Anyway, it is very quickly evident that the baby is term but it is breech (bottom first). This is classed as an obstetric emergency in out unit so the obstetric team has to be called for the birth. The woman is very frightened but she is quickly calmed and reassured by the skilful counselling of my colleague. Meanwhile, I put out a ‘crash call’ for the obstetric team who are in the room within seconds. All the equipment is assembled. The doctor makes a decision. This is the woman’s second baby, the baby’s birth is imminent. No time for c.section or theatre (thank goodness) but the team is outside the door in case. My colleague wants to deliver the baby with the doctor’s guidance (midwives in this unit do not have much experience of breech delivery so feel safer and happier with the doctor present). Nb this will be a topic of discussion over the next few weeks. Three minutes later baby is safely delivered, so is the placenta and all is well.

It’s amazing – after only being on the delivery suite fifteen minutes, the woman and her partner have become parents again and all is well. Baby is alert and crying, he is the one making the noise now, not the woman!! However, after another five minutes piece reigns again, baby Sam is on the breast and feeding contentedly.

6.30 am – still another 2 hours to go – plenty of time for a cuppa. Oh no there goes the bell again and the phone and the door. All in a days/nights work.

Sunday, 19 October 2008



In response to a survey by Net mums, who found that a quarter of women had not been able to attend ante-natal classes because there simply were not any, the Government has promised it will deliver 4000 midwives by the year 2010.

This is a plea to anyone out there who feels they would be able to take up the challenge of becoming a midwife then please get in touch with either someone who is a midwife, contact your local university who provides education for midwife training or read this blog.

Over the next few months (work load permitting), I will endeavour to provide a diary of the daily working life of a midwife and just exactly what the work is like.

Being a midwife is not only a privilege but it is a profession that is extremely rewarding. I can guarantee that being a midwife is never boring. Every working day is different – as you will see from my diary to follow.

Sunday, 27 July 2008

Free Birthing

There has been a lot of publicity recently about this latest craze of women giving birth alone and unattended by either a midwife or a registered medical practitioner. In Britain, this legally falls into a grey area. It is against the law to give birth attended by anyone other than a midwife or doctor so by the very fact that most women have either a partner or friend with then who could be deemed as assisting the birth, they are in fact, breaking the law.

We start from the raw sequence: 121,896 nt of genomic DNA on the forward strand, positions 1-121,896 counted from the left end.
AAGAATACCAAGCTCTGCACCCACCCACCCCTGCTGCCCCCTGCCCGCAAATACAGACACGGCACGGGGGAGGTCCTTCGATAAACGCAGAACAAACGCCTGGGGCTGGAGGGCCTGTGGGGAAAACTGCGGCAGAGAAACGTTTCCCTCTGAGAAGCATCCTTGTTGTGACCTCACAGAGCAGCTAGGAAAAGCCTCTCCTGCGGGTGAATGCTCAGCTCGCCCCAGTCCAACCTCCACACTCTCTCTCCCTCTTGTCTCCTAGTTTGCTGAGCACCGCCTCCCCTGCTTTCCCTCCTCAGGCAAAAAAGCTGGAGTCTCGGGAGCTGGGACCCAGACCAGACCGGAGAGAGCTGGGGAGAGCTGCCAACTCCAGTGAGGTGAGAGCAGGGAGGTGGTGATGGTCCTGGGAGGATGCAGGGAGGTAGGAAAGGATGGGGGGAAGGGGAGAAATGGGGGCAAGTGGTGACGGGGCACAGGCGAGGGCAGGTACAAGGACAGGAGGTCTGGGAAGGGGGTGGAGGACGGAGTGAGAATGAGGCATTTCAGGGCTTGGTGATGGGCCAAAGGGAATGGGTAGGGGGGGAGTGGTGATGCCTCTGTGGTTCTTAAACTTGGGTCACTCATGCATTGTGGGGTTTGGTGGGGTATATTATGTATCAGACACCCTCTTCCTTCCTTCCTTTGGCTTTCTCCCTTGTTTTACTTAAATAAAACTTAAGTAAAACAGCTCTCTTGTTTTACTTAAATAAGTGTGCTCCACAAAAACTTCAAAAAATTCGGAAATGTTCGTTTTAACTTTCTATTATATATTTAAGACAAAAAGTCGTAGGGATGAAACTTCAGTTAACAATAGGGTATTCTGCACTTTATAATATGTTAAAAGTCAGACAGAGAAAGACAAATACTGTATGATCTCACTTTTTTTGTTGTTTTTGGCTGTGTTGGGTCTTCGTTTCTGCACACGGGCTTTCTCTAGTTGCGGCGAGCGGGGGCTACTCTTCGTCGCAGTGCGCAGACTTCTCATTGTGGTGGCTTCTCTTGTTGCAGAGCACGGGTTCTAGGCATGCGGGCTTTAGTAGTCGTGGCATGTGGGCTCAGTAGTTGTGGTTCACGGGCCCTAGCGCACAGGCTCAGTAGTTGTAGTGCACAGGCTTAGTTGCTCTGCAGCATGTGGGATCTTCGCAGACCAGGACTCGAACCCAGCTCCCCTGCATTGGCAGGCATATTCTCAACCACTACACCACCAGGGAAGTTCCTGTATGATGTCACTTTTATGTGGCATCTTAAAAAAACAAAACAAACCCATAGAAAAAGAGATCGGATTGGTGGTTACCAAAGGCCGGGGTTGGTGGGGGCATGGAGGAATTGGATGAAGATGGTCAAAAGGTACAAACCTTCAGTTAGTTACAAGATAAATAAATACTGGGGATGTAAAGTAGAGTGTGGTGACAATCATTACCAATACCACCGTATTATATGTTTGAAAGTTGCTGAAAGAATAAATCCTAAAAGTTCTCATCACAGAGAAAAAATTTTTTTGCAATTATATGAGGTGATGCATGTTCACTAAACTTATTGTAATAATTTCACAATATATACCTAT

All this aside, it is also a very dangerous and foolhardy practice. Ok, I have read lovely accounts of how the baby just slipped from its mother and went on the breast and all was lovely and wonderful. But, in reality, giving birth is fraught with all kinds of dangers and problems and it is only because of the very skilled attendance and intervention from highly skilled midwives that prevents the maternal and neo-natal mortality rates being as high in this country as they are in Namibia for example.

In the third world and developing countries, women ‘free birth’ because they have no choice and they unfortunately die in large numbers as do their babies. These women would give anything to be able to access the level of care women in this country not only take for granted, but criticise. Women in this country have it all but still demand more, wanting a ‘birth experience’ that only exists in ‘fairy tales’. Birth is an experience in itself, but it is painful, frightening and can be above all lonely – why would any woman in their right minds want to do it on their own?

Only this week, a young woman gave birth on her own in a hotel in Spain – the baby died and she is being charge with infanticide. Of course we do not know the details of this sad case but I hope it does not prove to be one of another free birthing episode.

This concept is hotly under debated at the moment and whereas I can understand where women are coming from when they decide to go it alone, I wonder if it is truly because midwives have become so callous and uncaring that women would rather birth alone than have one in attendance – I find this hard to believe and wonder what other motives lie beneath this latest craze.

Tuesday, 8 July 2008

Celebrity Mums versus the NHS

Once again, a celebrity mum has voiced her disgust at the care she has received in the hands of the NHS for her post natal care. Myleene Klass gave birth in a private maternity wing at the Paddington Hospital and then was discharged to the care of the NHS for her post-natal care. Why? Surely, if she was able to pay for private care in the Lindo Wing, why not carry on and pay for her post natal care as well?